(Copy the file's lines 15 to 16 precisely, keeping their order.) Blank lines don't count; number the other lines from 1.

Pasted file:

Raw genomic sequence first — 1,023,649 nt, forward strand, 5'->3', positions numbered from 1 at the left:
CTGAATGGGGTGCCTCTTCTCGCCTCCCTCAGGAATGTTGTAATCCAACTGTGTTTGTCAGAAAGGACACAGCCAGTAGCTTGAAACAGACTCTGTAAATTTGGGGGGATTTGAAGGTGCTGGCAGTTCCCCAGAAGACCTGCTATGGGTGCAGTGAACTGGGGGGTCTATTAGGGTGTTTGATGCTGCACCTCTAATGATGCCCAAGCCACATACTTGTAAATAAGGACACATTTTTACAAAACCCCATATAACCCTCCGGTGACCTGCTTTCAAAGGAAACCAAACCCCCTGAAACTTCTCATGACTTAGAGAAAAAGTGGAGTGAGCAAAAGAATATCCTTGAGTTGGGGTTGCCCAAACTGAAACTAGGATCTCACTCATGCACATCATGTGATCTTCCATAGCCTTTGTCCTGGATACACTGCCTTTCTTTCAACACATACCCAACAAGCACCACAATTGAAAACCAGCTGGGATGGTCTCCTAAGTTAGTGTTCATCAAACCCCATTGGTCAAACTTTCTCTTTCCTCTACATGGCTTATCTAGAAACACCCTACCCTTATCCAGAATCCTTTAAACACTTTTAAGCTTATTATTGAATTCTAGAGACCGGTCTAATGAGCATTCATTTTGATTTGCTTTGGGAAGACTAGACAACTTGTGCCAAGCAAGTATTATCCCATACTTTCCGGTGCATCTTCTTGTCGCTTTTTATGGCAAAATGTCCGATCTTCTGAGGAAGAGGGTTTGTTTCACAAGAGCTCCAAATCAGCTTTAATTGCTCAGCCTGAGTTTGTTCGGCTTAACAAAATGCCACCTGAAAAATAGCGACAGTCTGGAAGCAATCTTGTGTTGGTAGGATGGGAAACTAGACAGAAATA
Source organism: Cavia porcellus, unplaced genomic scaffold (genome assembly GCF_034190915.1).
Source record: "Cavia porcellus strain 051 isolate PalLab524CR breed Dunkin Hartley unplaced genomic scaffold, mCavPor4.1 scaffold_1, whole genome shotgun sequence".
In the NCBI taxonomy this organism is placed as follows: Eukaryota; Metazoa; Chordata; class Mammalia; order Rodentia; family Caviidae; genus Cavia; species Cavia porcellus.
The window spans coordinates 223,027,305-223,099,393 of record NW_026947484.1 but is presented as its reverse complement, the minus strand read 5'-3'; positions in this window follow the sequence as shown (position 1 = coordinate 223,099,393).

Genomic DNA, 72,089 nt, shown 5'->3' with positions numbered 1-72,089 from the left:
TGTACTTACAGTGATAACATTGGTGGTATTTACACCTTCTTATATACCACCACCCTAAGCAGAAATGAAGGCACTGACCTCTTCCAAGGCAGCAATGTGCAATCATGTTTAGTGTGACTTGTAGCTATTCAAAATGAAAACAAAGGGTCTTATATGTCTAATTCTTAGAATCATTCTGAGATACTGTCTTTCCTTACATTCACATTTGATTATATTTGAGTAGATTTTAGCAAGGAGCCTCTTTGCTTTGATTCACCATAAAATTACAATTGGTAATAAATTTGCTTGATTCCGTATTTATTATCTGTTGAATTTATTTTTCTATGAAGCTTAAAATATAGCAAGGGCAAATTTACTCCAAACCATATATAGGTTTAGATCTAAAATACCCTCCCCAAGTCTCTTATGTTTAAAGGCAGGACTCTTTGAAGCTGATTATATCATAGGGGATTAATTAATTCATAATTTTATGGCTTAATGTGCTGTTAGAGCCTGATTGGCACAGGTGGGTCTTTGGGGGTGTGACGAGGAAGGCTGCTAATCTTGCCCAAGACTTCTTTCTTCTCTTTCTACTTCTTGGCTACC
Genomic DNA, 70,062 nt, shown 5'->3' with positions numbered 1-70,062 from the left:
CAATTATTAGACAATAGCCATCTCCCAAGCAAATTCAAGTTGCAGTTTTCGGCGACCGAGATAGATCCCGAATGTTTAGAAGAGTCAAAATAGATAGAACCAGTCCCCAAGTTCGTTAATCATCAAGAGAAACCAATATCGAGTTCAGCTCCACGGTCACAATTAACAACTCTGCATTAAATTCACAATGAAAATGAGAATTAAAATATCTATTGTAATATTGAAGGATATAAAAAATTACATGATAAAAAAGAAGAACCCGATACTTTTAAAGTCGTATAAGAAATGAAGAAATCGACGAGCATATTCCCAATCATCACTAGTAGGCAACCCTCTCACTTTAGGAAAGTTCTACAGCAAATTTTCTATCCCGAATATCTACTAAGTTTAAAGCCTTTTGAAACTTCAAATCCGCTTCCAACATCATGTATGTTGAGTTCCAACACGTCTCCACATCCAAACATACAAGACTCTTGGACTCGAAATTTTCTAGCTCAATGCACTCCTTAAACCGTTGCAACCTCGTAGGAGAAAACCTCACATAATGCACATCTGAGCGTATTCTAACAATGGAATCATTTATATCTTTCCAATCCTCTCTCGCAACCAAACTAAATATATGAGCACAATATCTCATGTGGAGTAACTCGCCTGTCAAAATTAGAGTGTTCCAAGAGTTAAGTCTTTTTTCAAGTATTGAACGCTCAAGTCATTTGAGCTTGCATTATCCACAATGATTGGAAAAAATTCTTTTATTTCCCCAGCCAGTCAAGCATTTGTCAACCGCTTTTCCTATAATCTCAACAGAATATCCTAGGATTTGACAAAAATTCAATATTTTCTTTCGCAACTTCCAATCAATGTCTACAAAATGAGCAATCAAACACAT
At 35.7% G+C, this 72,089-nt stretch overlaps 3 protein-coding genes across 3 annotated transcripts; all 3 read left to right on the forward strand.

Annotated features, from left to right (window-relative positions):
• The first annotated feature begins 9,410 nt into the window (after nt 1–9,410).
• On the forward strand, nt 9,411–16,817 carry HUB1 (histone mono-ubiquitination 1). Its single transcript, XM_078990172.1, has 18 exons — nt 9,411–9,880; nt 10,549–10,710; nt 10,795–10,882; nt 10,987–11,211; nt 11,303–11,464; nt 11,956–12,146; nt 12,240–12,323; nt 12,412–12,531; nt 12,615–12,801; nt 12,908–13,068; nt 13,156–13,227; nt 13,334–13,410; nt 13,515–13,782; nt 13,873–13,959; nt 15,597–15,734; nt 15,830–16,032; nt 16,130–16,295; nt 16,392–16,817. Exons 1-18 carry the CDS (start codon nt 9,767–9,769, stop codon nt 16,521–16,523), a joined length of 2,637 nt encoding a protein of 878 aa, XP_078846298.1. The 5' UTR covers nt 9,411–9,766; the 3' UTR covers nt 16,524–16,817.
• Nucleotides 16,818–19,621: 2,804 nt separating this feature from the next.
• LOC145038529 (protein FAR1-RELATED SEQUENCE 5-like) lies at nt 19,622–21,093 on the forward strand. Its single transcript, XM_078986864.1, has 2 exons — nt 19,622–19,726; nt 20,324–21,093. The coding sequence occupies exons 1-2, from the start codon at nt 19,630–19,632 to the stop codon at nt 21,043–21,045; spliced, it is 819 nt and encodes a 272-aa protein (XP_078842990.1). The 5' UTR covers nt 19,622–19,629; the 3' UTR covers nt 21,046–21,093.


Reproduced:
• Nucleotides 16,818–19,621: 2,804 nt separating this feature from the next.
• LOC145038529 (protein FAR1-RELATED SEQUENCE 5-like) lies at nt 19,622–21,093 on the forward strand. Its single transcript, XM_078986864.1, has 2 exons — nt 19,622–19,726; nt 20,324–21,093. The coding sequence occupies exons 1-2, from the start codon at nt 19,630–19,632 to the stop codon at nt 21,043–21,045; spliced, it is 819 nt and encodes a 272-aa protein (XP_078842990.1). The 5' UTR covers nt 19,622–19,629; the 3' UTR covers nt 21,046–21,093.